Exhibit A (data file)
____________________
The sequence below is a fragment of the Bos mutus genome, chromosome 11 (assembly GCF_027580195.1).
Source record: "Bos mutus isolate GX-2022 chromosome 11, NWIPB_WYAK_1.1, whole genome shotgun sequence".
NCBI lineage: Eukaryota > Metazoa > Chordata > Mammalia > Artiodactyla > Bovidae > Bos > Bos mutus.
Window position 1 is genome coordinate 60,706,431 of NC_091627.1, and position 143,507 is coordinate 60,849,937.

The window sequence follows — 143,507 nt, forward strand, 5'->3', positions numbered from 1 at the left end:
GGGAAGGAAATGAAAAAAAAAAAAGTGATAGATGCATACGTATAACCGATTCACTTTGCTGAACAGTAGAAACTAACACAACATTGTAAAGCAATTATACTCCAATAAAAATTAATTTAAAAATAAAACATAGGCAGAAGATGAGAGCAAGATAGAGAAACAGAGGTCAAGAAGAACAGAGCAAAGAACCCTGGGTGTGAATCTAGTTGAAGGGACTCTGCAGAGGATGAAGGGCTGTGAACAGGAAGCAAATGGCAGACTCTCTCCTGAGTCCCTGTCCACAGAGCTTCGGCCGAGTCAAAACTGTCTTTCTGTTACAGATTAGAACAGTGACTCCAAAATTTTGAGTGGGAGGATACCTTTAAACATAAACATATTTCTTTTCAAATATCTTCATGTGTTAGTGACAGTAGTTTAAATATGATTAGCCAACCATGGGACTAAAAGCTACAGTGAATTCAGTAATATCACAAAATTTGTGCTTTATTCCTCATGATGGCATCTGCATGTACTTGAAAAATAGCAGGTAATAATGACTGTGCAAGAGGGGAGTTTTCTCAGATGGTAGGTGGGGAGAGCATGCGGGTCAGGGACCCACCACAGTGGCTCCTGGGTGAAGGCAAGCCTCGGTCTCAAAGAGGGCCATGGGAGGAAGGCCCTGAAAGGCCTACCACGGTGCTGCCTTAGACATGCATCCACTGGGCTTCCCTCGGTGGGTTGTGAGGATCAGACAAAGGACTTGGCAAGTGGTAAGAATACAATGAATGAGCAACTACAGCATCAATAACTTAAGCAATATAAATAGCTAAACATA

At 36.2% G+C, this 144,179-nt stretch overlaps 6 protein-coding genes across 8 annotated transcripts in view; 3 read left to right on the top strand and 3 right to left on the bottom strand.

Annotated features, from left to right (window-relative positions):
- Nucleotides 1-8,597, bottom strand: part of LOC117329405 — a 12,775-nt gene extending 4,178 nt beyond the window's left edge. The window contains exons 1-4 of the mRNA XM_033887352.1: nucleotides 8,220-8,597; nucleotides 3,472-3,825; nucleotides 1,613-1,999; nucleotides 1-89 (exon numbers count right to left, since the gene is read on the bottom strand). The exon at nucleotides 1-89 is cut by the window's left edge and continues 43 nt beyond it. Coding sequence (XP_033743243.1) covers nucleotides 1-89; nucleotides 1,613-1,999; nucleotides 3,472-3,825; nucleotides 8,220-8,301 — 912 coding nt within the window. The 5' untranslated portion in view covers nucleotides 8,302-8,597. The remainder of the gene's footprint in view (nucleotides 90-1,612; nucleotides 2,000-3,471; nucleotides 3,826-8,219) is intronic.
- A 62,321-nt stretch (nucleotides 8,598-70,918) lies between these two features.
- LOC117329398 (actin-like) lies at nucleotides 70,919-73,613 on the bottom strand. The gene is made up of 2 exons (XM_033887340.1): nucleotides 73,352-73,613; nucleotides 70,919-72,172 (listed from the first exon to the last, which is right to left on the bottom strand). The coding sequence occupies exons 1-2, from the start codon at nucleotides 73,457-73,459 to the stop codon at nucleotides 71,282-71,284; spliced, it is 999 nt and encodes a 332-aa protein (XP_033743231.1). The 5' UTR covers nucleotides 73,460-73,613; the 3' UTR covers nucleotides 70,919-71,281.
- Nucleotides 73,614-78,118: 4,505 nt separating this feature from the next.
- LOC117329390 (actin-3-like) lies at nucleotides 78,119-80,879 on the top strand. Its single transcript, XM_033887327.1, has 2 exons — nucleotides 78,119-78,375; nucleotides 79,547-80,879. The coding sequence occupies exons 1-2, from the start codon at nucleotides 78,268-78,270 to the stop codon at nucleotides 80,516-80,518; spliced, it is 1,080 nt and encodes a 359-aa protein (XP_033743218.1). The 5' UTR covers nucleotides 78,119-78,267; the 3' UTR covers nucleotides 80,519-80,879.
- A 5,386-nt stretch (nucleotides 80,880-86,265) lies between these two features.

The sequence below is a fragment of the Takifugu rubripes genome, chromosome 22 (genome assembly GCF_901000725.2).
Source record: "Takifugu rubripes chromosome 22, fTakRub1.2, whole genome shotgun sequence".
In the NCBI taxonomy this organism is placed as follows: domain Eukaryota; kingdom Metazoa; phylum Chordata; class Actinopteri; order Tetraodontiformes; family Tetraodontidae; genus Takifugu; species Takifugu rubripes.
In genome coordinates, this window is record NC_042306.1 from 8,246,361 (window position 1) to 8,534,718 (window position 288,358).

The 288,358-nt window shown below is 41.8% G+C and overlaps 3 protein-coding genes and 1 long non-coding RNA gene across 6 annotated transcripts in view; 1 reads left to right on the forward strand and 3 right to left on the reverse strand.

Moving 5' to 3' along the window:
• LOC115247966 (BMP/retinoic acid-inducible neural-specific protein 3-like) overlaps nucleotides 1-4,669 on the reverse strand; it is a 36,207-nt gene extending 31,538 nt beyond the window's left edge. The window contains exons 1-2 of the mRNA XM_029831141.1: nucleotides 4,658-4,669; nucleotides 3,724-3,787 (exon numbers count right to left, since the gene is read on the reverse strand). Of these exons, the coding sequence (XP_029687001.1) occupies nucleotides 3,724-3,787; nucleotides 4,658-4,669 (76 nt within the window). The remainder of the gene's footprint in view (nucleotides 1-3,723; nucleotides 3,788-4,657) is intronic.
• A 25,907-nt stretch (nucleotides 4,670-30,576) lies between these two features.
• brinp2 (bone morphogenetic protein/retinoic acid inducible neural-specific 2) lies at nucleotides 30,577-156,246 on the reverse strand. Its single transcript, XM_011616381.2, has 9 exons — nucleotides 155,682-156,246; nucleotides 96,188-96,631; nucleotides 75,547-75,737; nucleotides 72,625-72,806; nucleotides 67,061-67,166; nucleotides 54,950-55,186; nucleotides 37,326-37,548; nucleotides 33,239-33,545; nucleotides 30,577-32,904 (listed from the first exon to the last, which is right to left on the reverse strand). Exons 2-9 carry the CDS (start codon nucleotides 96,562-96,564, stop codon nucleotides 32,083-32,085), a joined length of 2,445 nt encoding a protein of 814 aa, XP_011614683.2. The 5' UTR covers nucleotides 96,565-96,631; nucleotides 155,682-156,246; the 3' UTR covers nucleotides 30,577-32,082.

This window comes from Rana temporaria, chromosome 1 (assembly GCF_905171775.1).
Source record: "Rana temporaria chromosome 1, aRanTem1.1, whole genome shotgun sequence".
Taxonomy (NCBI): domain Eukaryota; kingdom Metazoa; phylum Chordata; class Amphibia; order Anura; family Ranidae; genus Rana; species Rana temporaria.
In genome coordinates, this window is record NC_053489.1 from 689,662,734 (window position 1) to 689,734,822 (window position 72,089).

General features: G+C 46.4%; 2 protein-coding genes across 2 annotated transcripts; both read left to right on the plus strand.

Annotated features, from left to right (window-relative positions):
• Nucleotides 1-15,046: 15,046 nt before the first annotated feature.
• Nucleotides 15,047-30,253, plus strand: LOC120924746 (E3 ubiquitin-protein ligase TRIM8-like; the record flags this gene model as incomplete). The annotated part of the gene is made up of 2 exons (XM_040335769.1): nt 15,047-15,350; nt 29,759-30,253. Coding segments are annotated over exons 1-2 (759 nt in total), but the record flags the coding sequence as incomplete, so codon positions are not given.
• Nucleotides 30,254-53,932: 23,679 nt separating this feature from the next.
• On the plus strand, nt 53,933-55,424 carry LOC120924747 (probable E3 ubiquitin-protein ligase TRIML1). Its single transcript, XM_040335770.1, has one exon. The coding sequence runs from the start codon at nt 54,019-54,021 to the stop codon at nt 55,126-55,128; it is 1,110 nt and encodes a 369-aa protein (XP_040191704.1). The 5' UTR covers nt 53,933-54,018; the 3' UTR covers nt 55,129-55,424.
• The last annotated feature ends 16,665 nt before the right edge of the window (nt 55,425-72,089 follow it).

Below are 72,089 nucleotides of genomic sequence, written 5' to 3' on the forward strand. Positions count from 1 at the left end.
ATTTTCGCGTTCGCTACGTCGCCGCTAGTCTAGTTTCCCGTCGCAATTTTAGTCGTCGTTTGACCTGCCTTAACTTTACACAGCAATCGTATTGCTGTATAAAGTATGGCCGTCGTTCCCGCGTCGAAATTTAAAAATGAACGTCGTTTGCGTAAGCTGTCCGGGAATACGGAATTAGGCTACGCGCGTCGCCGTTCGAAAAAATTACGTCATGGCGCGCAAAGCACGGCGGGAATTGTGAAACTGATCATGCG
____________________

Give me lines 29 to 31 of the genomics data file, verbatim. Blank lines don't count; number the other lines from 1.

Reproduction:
Annotated features, from left to right (window-relative positions):
• Nucleotides 1-15,046: 15,046 nt before the first annotated feature.
• Nucleotides 15,047-30,253, plus strand: LOC120924746 (E3 ubiquitin-protein ligase TRIM8-like; the record flags this gene model as incomplete). The annotated part of the gene is made up of 2 exons (XM_040335769.1): nt 15,047-15,350; nt 29,759-30,253. Coding segments are annotated over exons 1-2 (759 nt in total), but the record flags the coding sequence as incomplete, so codon positions are not given.